Discussant: Jon Lukomnik, IRRC Institute
To read the paper, click Here
- “Board Groupthink”
Jeffrey L. Coles, David Eccles School of Business, University of Utah; Naveen D. Daniel, LeBow College of Business, Drexel University; Lalitha Naveen, Fox School of Business, Temple University (Presenter)
Corporate boards are comprised of individual directors but make decisions as a group. The quality of their decisions affects firm value. In this study, the authors focus on one particular aspect of group dynamics, groupthink. Groupthink is described as a mode of thinking by highly cohesive groups where the desire for consensus and agreement by the group members overrides critical thinking and correct judgment. While board groupthink has been criticized by both academic and practitioners, the authors’ is the first study to undertake a systematic investigation of the effect of groupthink on firm value. They develop four proxies for groupthink, based on the idea that greater interaction among group members leads to greater group cohesiveness which in turn leads to greater groupthink. The authors hypothesize that (i) groupthink negatively affects firm value, and (ii) groupthink will have a more negative effect on firm value for firms in dynamic industries (industries that are rapidly growing, are highly innovative, are experiencing increase in competitive environment, or have high merger activity). While they do not find support for the first prediction, they do find results consistent with their second prediction. The results have Implications for the appropriate design of corporate boards.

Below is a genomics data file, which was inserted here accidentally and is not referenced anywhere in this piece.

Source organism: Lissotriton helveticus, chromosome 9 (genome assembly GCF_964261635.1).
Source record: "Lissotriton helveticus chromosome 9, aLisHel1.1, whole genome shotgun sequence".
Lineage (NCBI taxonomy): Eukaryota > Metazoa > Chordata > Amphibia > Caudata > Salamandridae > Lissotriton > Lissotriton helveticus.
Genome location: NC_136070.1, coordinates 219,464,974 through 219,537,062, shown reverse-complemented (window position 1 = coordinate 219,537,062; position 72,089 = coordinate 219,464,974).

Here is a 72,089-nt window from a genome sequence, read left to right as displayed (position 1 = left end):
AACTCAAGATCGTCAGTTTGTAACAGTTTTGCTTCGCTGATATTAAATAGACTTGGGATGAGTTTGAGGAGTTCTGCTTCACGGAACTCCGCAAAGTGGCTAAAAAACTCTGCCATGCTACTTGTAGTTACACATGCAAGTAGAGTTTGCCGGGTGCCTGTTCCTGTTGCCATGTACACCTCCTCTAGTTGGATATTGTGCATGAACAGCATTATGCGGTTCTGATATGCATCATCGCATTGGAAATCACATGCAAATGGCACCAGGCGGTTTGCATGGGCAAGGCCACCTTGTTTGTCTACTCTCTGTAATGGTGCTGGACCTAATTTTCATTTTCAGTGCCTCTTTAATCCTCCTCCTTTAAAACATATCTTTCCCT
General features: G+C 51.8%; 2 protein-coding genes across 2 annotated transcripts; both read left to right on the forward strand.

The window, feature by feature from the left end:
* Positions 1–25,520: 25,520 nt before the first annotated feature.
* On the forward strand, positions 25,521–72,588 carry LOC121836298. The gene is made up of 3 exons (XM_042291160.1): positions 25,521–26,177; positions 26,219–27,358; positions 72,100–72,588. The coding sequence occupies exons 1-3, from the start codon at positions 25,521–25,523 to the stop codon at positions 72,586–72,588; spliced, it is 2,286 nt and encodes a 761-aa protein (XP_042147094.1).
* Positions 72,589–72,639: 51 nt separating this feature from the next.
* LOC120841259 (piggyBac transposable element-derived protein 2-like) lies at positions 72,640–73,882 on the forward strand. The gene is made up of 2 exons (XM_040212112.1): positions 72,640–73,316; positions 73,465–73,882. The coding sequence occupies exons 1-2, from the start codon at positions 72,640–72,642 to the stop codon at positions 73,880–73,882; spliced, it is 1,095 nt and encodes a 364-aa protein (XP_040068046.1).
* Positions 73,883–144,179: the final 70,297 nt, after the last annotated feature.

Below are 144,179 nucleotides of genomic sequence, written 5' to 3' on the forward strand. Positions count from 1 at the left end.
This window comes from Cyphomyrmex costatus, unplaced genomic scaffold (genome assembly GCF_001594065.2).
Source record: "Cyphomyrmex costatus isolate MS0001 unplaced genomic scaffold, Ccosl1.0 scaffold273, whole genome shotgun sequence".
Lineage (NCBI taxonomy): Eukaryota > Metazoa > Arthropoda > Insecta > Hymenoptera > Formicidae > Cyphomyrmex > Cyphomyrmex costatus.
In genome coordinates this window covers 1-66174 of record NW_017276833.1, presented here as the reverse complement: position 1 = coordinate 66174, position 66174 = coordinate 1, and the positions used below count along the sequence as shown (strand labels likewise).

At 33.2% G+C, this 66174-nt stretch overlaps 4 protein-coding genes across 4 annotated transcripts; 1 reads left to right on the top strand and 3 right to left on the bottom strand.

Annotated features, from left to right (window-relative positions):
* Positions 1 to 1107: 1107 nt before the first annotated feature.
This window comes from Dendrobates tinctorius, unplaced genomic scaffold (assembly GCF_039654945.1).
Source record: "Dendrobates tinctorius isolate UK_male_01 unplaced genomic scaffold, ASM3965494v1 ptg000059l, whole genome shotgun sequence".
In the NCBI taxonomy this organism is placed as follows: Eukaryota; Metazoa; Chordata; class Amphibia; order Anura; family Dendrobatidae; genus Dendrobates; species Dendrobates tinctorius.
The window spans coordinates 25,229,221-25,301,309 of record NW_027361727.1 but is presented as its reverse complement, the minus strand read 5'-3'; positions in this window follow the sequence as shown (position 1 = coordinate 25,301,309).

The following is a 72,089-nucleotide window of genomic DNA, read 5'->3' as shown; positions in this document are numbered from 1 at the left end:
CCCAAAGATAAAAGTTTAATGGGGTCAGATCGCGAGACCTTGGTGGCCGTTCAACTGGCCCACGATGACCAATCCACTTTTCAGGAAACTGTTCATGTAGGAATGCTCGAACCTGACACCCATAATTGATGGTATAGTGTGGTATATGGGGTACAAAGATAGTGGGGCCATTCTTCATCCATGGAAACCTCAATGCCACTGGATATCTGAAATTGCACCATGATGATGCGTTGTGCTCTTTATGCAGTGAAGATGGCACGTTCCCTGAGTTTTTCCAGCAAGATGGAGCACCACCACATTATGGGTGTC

Discussant: James A. Fanto, Brooklyn Law School
- “Understanding Director Elections: Determinants and Consequences”
Yonca Ertimer, University of Colorado at Boulder; Fabrizio Ferri, Columbia University (Presenter); David Oesch, University of Zurich